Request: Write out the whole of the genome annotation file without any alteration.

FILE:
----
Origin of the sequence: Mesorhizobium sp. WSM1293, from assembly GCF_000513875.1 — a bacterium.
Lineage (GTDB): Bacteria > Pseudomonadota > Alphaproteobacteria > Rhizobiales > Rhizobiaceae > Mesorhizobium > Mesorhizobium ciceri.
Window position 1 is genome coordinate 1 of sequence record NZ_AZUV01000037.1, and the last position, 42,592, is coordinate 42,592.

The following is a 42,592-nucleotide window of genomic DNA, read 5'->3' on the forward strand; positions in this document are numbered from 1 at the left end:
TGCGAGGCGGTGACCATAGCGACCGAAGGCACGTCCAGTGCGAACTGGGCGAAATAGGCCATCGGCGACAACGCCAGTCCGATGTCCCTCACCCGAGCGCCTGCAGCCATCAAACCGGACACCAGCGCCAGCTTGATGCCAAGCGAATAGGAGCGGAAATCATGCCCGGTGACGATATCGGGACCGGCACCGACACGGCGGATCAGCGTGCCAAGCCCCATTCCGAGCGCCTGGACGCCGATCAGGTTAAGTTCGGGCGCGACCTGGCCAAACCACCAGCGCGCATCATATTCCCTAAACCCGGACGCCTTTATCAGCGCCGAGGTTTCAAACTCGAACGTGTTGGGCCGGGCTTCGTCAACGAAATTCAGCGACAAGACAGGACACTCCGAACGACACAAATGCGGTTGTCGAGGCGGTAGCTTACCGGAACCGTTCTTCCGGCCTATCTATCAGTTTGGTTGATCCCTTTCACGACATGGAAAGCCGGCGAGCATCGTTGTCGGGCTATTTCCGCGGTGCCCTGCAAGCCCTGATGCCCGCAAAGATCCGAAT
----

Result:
Origin of the sequence: Mesorhizobium sp. WSM1293, from assembly GCF_000513875.1 — a bacterium.
Lineage (GTDB): Bacteria > Pseudomonadota > Alphaproteobacteria > Rhizobiales > Rhizobiaceae > Mesorhizobium > Mesorhizobium ciceri.
Window position 1 is genome coordinate 1 of sequence record NZ_AZUV01000037.1, and the last position, 42,592, is coordinate 42,592.

The following is a 42,592-nucleotide window of genomic DNA, read 5'->3' on the forward strand; positions in this document are numbered from 1 at the left end:
TGCGAGGCGGTGACCATAGCGACCGAAGGCACGTCCAGTGCGAACTGGGCGAAATAGGCCATCGGCGACAACGCCAGTCCGATGTCCCTCACCCGAGCGCCTGCAGCCATCAAACCGGACACCAGCGCCAGCTTGATGCCAAGCGAATAGGAGCGGAAATCATGCCCGGTGACGATATCGGGACCGGCACCGACACGGCGGATCAGCGTGCCAAGCCCCATTCCGAGCGCCTGGACGCCGATCAGGTTAAGTTCGGGCGCGACCTGGCCAAACCACCAGCGCGCATCATATTCCCTAAACCCGGACGCCTTTATCAGCGCCGAGGTTTCAAACTCGAACGTGTTGGGCCGGGCTTCGTCAACGAAATTCAGCGACAAGACAGGACACTCCGAACGACACAAATGCGGTTGTCGAGGCGGTAGCTTACCGGAACCGTTCTTCCGGCCTATCTATCAGTTTGGTTGATCCCTTTCACGACATGGAAAGCCGGCGAGCATCGTTGTCGGGCTATTTCCGCGGTGCCCTGCAAGCCCTGATGCCCGCAAAGATCCGAAT